In his article, Grant Tavinor deconstructs the meaning of aggressive behavior and the fictional nature of videogames
Videogames have long been the subject of scrutiny, particularly as many of them contain seemingly violent or aggressive gameplay. Consequently, this has led to scientific investigation of whether playing aggressive or violent games leads to player aggression beyond the context of gaming. However, in his article Fictionalism and Videogame Aggression, Grant Tavinor challenges this view, repeatedly using Dice’s 2016 FPS (First-Person Shooter) Battlefield 1 as a case example.
Tavinor’s main argument here is the fictional nature of video games that has been ignored in some psychological studies on games and gameplay, resulting in misconceptions of gaming aggression. By fictionality, Tavinor means that while video games are entirely real, they also depict imaginary scenarios and activities. Therefore, he argues that seemingly violent in-game activities such as shooting enemies are fictional.
In the article, Tavinor criticizes a study conducted by Anderson, Gentile and Buckley in 2007, where they designed an experiment to test the causal relationship between violent videogames and short-term aggression in children and college students. After pointing out that many studies offer ambiguous or conflicting definitions of the term, they move on to define aggression as interpersonal – between persons. Additionally, it involves an intention to harm another individual, and the perpetrator’s belief that that the target individual is motivated to avoid the harm.
The main problem with this definition regarding video games is that gameplay cannot be literally aggressive, as the content of these games is fictional, and therefore lacks the interpersonal behavior that aggression demands. The seemingly violent and aggressive actions of such as shooting an enemy are not performed by the players, but their fictional gameworld characters. Secondly, the characters subject to these actions are also fictional, and therefore cannot really be harmed, only fictionally. Even in multiplayer games, such as Battlefield 1, where interpersonal behavior exists in both competitive and cooperative gameplay, defeating opposing players by fictionally shooting their in-game characters cannot harm them, nor is it intended to.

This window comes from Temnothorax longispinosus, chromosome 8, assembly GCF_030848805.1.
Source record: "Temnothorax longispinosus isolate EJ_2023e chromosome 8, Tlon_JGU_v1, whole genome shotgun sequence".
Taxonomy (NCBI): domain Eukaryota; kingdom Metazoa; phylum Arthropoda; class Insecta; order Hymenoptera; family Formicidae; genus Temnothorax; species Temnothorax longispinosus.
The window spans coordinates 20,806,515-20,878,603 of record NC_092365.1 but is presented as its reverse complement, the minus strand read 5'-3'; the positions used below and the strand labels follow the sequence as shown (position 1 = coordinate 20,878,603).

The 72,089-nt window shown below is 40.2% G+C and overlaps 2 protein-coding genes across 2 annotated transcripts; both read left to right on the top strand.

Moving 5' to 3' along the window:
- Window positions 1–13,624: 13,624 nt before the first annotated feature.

Tavinor goes on to explain that, for example, fictionally shooting an NPC (Non-player character) is designed to surmount an obstacle in the game world, rather than to harm the NPC. In Battlefield 1, shooting an opposing player is designed to best them instead of harming them. These oppositional structures, obstacles hindering the player’s progress, count as one of their key motivations. That is why games are so frequently embodied in violent or aggressive fictions, which intrinsically offer opposition.
Fictional interpersonal violence has long been a good way to embody oppositional gameplay and its ludic activities. Many organized sports involve oppositional features, as well as childhood games such as tag, dodgeball and cops and robbers. These games involve eliminating opponents to remove them from the play space, and games such as battlefield 1 seem to be a robust fictional outgrowth of these kinds of oppositional play activities.
In summary, Tavinor’s article focuses on the definition of aggressiveness, and how that cannot be applied towards play of video games in a literal sense, as video games and actions performed in them are fictional, making the point that the apparent violence in a game such as Battlefield 1 is only a fictionally violent embodiment of literally non-violent gameplay activities, such as cooperation, competition and fun.
Original Article: Fictionalism and videogame aggression
Author: Grant Tavinor
Published: Melbourn, Australia: Digital Games Research Association, July 2017. Number 1, Volume 14